Betha Gutsche, WebJunction Programs Manager, OCLC; Jennifer Peterson, WebJunction Community Manager, OCLC
WSCC Room 607
Studies show an increase in loneliness and depression because of too much time spent online. Communities experience steady erosion of the bonds formed when people share real-time activities together, which affects our health and well-being. As a magnet for social connection, libraries offer that sense of community and shared place that humans as social animals crave. Active learning programs that offer participatory activities to enhance individual learning can go further to cement social connection when people are learning and doing together. This session will explore library programs through the lens of social possibilities, with the goal of strengthening community bonds. 

Creating a Healthy Marketplace With FOLIO
Peter H. McCracken, Electronic Resources Librarian, Cornell University; Sebastian Hammer, President, Index Data LLC
WSCC Room 606
Library decision-makers have the ability to affect the library industry by thoughtfully determining how they spend their money. The FOLIO Marketplace can help them do this, by combining elements of a farmers market, a vibrant mall, and a town commons, all to the greater benefit of the entire library community. This session will propose some ideas about what comes next, and how the FOLIO Marketplace can improve the overall library marketplace, well beyond the world of FOLIO implementers. After presenting these admittedly speculative views, the speakers will welcome considerate feedback -- and pushback -- from the audience.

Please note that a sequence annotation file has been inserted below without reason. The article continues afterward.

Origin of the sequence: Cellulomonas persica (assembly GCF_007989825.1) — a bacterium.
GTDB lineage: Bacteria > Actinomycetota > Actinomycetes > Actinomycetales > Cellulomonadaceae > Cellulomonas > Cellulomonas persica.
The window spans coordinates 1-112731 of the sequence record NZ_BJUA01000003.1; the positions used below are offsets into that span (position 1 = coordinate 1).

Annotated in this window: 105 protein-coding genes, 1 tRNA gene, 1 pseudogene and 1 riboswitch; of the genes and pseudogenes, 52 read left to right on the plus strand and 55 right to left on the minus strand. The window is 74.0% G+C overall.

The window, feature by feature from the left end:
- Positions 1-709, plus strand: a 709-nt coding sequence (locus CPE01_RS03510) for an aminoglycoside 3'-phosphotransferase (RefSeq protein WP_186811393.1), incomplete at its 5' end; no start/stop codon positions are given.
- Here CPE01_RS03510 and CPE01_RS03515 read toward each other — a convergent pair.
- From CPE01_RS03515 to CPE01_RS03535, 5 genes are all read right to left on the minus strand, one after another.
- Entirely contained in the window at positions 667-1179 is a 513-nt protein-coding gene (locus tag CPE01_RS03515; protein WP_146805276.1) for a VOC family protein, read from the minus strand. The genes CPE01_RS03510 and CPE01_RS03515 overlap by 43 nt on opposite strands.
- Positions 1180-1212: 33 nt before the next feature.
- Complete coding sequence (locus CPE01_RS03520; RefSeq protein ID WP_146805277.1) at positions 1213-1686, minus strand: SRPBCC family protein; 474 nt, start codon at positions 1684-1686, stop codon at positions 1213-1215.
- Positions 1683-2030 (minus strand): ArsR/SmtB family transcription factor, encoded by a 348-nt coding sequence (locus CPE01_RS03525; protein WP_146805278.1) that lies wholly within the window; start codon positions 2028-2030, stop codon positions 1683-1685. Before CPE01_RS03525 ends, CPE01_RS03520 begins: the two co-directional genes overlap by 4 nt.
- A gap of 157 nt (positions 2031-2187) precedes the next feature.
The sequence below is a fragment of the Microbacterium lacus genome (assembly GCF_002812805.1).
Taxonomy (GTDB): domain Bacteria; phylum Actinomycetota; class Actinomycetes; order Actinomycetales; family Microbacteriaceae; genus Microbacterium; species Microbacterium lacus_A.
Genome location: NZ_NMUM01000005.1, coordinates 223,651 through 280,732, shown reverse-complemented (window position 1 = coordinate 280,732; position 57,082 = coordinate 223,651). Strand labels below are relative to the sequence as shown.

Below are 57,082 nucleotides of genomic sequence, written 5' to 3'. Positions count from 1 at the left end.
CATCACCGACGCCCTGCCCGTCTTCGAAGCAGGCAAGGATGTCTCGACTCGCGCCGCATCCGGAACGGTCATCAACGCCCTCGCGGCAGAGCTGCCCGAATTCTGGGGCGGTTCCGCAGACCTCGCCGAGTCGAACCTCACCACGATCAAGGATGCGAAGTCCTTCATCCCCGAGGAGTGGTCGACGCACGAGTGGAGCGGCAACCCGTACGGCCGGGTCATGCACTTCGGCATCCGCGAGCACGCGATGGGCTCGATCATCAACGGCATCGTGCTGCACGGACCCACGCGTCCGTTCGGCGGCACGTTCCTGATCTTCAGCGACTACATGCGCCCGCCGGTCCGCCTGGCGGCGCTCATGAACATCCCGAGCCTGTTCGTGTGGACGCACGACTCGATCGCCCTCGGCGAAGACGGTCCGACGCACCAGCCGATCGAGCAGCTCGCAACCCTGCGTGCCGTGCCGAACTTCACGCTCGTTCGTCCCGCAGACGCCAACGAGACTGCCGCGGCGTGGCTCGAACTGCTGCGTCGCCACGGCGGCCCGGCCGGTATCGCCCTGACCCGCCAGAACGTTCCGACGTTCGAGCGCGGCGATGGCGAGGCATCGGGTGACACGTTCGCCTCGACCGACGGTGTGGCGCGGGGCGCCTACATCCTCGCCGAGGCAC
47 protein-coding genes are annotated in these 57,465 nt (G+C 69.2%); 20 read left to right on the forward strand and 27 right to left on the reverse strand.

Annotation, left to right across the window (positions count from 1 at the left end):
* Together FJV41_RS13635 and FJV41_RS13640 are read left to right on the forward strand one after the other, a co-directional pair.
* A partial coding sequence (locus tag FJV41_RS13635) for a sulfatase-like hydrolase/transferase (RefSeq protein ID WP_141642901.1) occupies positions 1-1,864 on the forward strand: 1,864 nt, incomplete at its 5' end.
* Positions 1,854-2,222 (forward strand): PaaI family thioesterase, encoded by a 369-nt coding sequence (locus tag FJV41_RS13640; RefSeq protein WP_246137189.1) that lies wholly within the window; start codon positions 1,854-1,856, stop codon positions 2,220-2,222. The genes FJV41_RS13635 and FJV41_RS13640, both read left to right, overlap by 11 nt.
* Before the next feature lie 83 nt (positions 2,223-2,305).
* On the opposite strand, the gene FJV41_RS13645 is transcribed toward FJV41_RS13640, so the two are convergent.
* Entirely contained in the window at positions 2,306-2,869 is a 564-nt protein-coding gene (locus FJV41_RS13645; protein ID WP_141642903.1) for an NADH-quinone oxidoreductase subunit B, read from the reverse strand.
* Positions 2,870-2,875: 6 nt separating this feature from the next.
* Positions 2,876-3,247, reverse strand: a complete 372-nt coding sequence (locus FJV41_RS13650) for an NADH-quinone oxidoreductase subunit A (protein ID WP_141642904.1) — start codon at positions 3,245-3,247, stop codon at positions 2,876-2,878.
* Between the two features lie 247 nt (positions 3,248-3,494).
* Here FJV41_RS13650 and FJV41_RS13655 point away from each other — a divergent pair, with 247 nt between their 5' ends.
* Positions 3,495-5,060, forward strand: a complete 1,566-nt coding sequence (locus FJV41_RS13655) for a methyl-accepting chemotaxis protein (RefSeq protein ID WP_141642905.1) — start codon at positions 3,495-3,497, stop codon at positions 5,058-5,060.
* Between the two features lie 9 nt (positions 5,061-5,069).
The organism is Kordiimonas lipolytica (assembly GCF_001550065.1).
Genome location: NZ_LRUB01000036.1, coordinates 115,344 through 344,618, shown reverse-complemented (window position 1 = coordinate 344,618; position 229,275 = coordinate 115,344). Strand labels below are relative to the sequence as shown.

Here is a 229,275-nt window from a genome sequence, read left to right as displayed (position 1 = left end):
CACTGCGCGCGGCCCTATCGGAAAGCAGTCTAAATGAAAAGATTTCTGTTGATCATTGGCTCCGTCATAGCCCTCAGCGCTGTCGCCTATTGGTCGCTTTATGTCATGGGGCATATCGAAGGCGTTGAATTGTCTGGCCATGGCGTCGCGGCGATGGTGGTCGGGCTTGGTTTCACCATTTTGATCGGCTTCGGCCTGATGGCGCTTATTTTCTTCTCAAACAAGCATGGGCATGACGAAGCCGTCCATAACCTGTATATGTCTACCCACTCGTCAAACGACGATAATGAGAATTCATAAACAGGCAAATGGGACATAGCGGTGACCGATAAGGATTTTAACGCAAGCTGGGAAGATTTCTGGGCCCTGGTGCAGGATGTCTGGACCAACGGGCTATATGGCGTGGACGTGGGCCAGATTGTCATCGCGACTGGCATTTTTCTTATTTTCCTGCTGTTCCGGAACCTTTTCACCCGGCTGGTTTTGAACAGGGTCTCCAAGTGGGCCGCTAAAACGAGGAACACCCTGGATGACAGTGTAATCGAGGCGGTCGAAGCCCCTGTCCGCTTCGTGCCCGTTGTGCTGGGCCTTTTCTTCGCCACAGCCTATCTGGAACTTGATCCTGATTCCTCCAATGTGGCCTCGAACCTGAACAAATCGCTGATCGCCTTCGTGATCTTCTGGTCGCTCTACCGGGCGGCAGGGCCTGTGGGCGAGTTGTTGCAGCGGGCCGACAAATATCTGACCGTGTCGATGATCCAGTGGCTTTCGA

Making the Connection: Early Literacy and Computational Thinking for Young Children
Claudia Haines, Youth Services Librarian, Homer Public Library (Alaska); Paula Langsam, Children's Librarian, DC Public Library
WSCC Room 609
Computational thinking, a problem solving process often associated with computer science, has become a buzz word as libraries and other cultural institutions move to support STEM and STEAM learning. But beyond the “coding” buzz, the universal ideas behind computational thinking – decomposition, pattern recognition, and abstraction – connect with familiar early literacy practices, like reading, singing, and playing. By exploring the relationship between early literacy skills and computational thinking skills, library staff can challenge themselves to think differently about our fundamental services and programs and the ways our work supports the whole child. Young children can become successful problem-solvers, creative thinkers, and lifelong learners at the library.

Pushing on the Frontier: Disability Access and the Future of Libraries
Katherine N Deibel, Inclusion & Accessibility Librarian, Syracuse University Libraries 
WSCC Room 608